them can; for the first consider a
distribution with probability ^{1}**/**_{2}
of being at 0, and probability ^{1}**/**_{2}
of being distributed uniformly between 0 and 1; for the second,
consider a uniform distribution between 0 and 1 with the mode
being considered to be at 1 (or an extremely close approximation
to this). The proof of this last assertion is not difficult, as
only one point need be shown to be impossible and the point a
third of the way between them **(**^{1}**/**_{3}**,**^{1}**/**_{6}**,**^{1}**/**_{3}**)**
is *not* possible: indeed if **mean=mode=**^{1}**/**_{3}
then it can be shown that **median>=**^{1}**/**_{4}
if the whole continuous unimodal distribution is contained in the
range [0,1].

This is interesting, but it seems excessive to
restrict the distribution to a finite range. Instead, the rest of
this note will assume that the distribution has a finite mean and
variance, (and also that it is a continuous random variable with
a weakly unimodal distribution, possibly with a point of positive
probability at the mode, and possibly with a degree of discretion
over selecting the mode), and then consider standardised values
which remove the location and scale issues: ^{(median-mean)}**/**_{standard
deviation} and ^{(mode-mean)}**/**_{standard deviation}.
This reduces the dimensions from three to two, but still produces
interesting results.

I have already produced some related results in my other notes. Perhaps the most relevant are the median-mean-mode inequalities in the unimodal case (which can be produced as corollaries of the proof of the one-tailed Chebyshev inequality for unimodal distributions):

|median(X)-E(X)| <= sqrt(^{3.Var(X)}/_{5})

|mode(X)-E(X)| <= sqrt(3.Var(X))

|mode(X)-median(X)| <= sqrt(3.Var(X))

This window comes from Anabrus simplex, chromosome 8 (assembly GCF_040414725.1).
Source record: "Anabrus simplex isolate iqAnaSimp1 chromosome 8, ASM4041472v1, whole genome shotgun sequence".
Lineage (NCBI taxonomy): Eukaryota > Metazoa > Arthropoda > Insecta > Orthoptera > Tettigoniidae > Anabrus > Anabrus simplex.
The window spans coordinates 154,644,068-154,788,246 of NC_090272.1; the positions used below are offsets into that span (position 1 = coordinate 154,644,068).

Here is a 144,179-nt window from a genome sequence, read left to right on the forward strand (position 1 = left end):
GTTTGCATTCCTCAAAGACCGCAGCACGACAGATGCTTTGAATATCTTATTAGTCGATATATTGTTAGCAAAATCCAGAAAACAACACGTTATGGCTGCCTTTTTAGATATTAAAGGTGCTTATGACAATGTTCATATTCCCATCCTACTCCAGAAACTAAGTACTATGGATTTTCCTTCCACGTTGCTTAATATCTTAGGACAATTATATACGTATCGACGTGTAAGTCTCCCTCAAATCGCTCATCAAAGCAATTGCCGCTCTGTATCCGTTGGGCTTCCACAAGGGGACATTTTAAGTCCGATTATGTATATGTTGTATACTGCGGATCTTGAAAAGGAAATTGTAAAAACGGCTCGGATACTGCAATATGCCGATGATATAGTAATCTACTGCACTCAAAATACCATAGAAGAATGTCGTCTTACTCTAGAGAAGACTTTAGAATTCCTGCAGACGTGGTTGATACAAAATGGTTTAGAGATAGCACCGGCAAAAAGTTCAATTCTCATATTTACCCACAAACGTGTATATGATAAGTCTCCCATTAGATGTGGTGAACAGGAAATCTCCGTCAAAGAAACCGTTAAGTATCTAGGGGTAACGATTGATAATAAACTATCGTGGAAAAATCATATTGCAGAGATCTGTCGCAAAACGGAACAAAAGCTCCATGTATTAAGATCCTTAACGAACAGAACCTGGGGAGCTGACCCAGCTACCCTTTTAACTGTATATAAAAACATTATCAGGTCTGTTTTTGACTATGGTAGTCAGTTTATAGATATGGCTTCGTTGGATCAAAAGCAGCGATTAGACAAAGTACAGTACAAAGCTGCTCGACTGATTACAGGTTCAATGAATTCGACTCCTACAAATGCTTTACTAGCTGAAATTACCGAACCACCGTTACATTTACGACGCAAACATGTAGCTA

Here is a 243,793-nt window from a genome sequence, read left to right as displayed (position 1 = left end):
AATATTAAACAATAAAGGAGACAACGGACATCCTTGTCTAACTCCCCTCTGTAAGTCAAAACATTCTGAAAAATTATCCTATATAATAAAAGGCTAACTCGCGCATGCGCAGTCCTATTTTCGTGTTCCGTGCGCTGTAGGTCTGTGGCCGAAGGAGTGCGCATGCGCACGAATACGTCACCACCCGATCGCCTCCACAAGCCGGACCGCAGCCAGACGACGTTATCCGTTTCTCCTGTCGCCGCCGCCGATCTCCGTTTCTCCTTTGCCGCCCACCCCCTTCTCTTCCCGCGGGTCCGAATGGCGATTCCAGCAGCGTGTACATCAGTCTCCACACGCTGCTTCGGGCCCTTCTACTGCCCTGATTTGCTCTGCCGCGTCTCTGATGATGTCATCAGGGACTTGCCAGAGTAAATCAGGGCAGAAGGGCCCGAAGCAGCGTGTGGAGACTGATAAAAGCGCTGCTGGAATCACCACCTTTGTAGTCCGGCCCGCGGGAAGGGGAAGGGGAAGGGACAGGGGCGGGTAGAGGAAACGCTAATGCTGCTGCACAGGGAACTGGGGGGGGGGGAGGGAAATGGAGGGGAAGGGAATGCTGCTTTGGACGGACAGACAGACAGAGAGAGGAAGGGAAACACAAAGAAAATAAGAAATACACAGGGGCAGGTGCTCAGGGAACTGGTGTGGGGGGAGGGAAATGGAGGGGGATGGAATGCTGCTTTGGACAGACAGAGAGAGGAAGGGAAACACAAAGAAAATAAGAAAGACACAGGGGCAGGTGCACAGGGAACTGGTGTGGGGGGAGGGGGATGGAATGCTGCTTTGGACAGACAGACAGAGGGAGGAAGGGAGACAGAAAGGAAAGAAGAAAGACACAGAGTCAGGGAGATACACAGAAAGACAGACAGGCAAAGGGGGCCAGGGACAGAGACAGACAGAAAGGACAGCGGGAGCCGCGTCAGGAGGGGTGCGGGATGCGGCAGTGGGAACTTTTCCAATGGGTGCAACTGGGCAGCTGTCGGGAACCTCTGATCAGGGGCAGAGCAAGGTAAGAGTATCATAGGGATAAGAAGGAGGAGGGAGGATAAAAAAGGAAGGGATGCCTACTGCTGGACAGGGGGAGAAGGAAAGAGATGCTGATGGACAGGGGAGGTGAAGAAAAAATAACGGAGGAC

or rewritten:

-sqrt(^{3}/_{5}) <=^{(median-mean)}/_{standard deviation}<= sqrt(^{3}/_{5})

-sqrt(3) <=^{(mode-mean)}/_{standard deviation}<= sqrt(3)

-sqrt(3) <=^{(mode-median)}/_{standard deviation}<= sqrt(3)

But these inequalities are not sufficient to show
the mutual relationship between the three measures of the centre
for a continuous unimodal distribution. The following graph of ^{(median-mean)}**/**_{standard
deviation} against ^{(mode-mean)}**/**_{standard deviation}
shows possible values:

The four "corners" of this shape are
not particularly surprising: **(sqrt(3),0)**, **(sqrt(**^{3}**/**_{5}**),sqrt(**^{3}**/**_{5}**))**,
**(-sqrt(3),0), **and** (-sqrt(**^{3}**/**_{5}**),-sqrt(**^{3}**/**_{5}**))**.
Numerically these are **(1.73...,0)**, **(0.77...,0.77...),
(-1.73...,0)**, and **(-0.77...,-0.77...)**.
The examples given above produce two of
these points and reversing the two examples can produce the other
two.

Of the four "sides" of the shape, the
two shorter sides are convex, and the two longer sides are
concave. To demonstrate lack of convexity of the shape as a
whole, we only need to find one counter-example. If we draw a
straight line joining the ends of the long sides, they will cross
the y-axis (i.e. x=0 where the mode is equal to the mean) with **y=sqrt(**^{15}**/**_{16}**)-sqrt(**^{3}**/**_{16}**)**
or **y=sqrt(**^{3}**/**_{16}**)-sqrt(**^{15}**/**_{16}**)**,
i.e. **y=**^{+}**/- 0.535...**.**
**But we can show that when the mode is equal to the mean,
the absolute value of ^{(median-mean)}**/**_{standard
deviation}** **must be less than or
equal to ^{1}**/**_{3}
or **0.333...**. For the curious still thinking
about the cube in the restricted range described above, this
maximum absolute value can occur with **(mean,median,mode)**
being **(**^{1}**/**_{4}**,**^{1}**/**_{6}**,**^{1}**/**_{4}**)**
and the standard deviation being ^{1}**/**_{4}.

We will divide the space into four parts:

Mean<=Median<=Mode

Mean>=Median>=Mode

Mode<Median and Mean<Median

Mode>Median and Mean>Median